Monday, 6 January 2014

consumers, irrationality, high salaries, over confidence

In general, we often expect consumers to be rational, especially if they are of average intelligence and not currently suffering any delusions. For example, if we cut the price of something, we might expect that consumers are more likely to buy it. However, this is not always the case; diamonds, say, are desired by people because they are so eye-wateringly expensive rather than any actual use (other than being used in drills and whatnot, and Marilyn Monroe didn't look like the sort of gal who engaged in DIY), as a sort of status symbol. This is a very long and detailed article which explains the lengthy history of diamond price fixing and why they are essentially worthless, but I digress....

Another example of consumer irrationality is gift vouchers, which are just like cash, but much less useful. One case of irrational consumer behaviour I find particularly baffling is the purchase of CDs/books/DVDs of bands like One Direction/tv personalities like Kerry Katona and Katie Hopkins**, people with no apparent skills and are certainly not unique, yet have managed to make money due to freak occurrences in the market.

So if people are not always rational with their money, can we expect businesses (which are still run by humans at the moment) to make irrational decisions every now and then too? We might call into question super high CEO pay, which we have formerly been told is necessary to attract the best talent. It may be patronising for a jobless 25 year old to imply that HR departments with 20 odd years experience or whatever are subject to cognitive biases when it comes to financial remuneration, but the New Economics Foundation offers some convincing data which show us that the global market place for executives does not exist. The article also argues that CEOs are not uniquely talented as we are often led to believe. How or why do people rise to the top then? Of course there is some ability, but grounded in my own experience of the job market, there is a lot to be said about overconfidence. Have you ever walked away from screwing up a job interview from being so nervous even though you were perfectly qualified (if not overqualified) for the job?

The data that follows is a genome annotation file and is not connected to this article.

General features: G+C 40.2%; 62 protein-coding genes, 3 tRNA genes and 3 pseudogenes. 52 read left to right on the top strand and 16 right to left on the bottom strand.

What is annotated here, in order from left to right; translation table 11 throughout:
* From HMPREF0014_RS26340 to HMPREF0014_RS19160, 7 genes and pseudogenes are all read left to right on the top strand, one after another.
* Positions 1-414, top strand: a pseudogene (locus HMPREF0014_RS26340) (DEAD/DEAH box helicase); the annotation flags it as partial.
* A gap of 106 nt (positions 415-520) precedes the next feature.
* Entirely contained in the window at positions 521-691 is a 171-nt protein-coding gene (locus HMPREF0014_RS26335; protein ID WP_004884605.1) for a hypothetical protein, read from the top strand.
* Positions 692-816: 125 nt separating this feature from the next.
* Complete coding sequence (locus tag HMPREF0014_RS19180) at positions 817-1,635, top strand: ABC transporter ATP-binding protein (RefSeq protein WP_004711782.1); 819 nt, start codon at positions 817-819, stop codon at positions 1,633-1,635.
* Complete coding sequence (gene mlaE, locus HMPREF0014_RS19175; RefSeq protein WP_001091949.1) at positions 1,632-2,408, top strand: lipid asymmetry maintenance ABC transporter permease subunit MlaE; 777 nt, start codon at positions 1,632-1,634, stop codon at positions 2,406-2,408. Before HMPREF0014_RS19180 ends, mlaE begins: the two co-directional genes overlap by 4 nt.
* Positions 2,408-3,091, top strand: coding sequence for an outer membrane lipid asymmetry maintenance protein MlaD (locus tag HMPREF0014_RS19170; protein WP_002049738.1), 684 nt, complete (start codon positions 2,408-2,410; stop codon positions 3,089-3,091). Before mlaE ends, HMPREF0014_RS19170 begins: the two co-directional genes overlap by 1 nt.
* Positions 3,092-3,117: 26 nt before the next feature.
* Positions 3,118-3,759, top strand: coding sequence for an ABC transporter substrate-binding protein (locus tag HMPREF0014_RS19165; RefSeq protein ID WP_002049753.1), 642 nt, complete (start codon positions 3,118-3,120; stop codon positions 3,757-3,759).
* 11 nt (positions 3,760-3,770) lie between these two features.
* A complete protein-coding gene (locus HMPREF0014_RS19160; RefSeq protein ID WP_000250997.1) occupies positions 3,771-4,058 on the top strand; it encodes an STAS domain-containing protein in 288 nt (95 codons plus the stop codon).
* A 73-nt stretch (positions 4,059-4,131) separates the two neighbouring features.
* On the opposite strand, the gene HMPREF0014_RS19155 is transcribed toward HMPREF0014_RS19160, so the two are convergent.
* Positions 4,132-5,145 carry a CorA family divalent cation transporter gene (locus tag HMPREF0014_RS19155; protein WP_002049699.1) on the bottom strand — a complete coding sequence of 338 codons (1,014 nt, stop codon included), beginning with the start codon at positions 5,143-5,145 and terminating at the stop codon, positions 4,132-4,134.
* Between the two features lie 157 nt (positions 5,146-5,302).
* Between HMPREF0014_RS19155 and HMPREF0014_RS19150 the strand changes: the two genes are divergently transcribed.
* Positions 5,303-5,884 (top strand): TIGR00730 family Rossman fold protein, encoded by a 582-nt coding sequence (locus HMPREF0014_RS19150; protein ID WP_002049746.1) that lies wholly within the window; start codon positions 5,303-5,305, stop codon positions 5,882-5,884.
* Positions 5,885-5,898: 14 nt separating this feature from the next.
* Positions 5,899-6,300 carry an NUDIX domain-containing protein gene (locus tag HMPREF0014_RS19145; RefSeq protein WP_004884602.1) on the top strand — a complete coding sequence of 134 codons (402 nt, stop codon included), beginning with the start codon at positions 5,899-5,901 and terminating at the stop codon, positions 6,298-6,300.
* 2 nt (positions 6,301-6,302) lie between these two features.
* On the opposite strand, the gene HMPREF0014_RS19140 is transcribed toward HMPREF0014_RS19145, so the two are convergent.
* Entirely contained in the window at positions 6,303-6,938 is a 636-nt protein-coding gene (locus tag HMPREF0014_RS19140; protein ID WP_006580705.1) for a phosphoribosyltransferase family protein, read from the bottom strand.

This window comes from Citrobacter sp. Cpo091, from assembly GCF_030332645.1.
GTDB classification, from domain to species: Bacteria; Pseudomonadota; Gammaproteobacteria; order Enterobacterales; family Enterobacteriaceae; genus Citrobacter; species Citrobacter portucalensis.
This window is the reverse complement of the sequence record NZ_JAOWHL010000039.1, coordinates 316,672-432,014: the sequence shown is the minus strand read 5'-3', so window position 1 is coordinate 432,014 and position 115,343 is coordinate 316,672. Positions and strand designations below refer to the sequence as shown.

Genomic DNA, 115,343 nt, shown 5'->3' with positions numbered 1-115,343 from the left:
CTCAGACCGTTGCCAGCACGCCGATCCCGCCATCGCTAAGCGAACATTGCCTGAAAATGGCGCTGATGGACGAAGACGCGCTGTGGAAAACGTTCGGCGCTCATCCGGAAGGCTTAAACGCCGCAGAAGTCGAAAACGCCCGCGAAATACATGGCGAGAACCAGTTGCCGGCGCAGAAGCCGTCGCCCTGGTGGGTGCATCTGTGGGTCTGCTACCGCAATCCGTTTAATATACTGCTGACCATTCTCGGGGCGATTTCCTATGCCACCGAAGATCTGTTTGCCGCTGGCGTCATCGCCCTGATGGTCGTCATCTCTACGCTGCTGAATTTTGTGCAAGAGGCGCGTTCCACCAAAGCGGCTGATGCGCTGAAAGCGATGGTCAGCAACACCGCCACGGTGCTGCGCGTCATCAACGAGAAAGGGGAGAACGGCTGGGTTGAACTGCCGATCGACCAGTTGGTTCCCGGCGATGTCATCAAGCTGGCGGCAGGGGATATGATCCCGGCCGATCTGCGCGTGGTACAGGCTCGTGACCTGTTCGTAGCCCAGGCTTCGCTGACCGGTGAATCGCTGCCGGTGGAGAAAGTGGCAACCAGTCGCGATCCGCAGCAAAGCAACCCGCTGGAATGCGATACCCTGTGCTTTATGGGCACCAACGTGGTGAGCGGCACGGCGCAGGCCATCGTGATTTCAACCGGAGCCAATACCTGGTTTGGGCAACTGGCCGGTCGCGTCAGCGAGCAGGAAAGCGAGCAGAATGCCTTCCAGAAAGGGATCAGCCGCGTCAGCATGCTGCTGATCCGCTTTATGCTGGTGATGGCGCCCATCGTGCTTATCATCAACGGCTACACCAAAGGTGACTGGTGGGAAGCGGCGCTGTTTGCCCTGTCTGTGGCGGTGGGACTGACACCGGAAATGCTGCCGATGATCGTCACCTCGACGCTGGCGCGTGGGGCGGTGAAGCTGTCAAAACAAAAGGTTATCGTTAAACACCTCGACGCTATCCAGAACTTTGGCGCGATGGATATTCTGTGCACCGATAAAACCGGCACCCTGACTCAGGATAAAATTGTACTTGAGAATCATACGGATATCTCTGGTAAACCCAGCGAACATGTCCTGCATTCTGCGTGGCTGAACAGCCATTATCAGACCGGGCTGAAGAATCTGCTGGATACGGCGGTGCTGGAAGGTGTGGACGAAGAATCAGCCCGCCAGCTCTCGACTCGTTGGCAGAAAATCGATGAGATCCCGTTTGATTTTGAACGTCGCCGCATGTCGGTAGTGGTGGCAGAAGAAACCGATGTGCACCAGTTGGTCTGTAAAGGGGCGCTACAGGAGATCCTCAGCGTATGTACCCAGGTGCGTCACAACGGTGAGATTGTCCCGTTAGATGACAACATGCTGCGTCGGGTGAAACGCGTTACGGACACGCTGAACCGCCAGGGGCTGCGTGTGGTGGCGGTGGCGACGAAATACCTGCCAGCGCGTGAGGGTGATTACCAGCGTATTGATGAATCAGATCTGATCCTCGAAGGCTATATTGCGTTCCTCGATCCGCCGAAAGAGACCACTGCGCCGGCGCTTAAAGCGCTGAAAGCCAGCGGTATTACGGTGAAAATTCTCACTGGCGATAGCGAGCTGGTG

Confidence is highly prized these days, but are the people who can shout the loudest always right? In his New Yorker article, "The Talent Myth" Malcolm Gladwell blames this misplaced confidence-in-confidence on the demise of the now defunct energy company Enron, where employees were promoted/given enormous bonuses/laid off according to performance reviews, resulting in inexperienced workers rising to the top in positions they were not ready for. This, Gladwell says, was due to their "narcissistic personality types" which make them more likely to take more credit for achievements and quickly disassociate themselves with any blame for failure. Similarly in this heartfelt TED talk, Susan Cain argues that the overconfident are more likely to take risks to the detriment of everyone else.

There are lessons to take from this, Enron isn't the first business to fail and won't be the last. So do businesses/banks/whatever hire the wrong people and pay them too much just because they're a bit stupid? Well, these individuals who reach the top are more than likely still highly qualified and hard-working, but we must stop thinking they have magical abilities just because they say they do whilst overlooking everyone else.

**In this instance I am defining rational behaviour as something that enhances our utility. I'm sure some 13 year olds would be willing to challenge me on One Direction, but at least there is widespread agreement that Katie Hopkins is somewhat of a waste of space.

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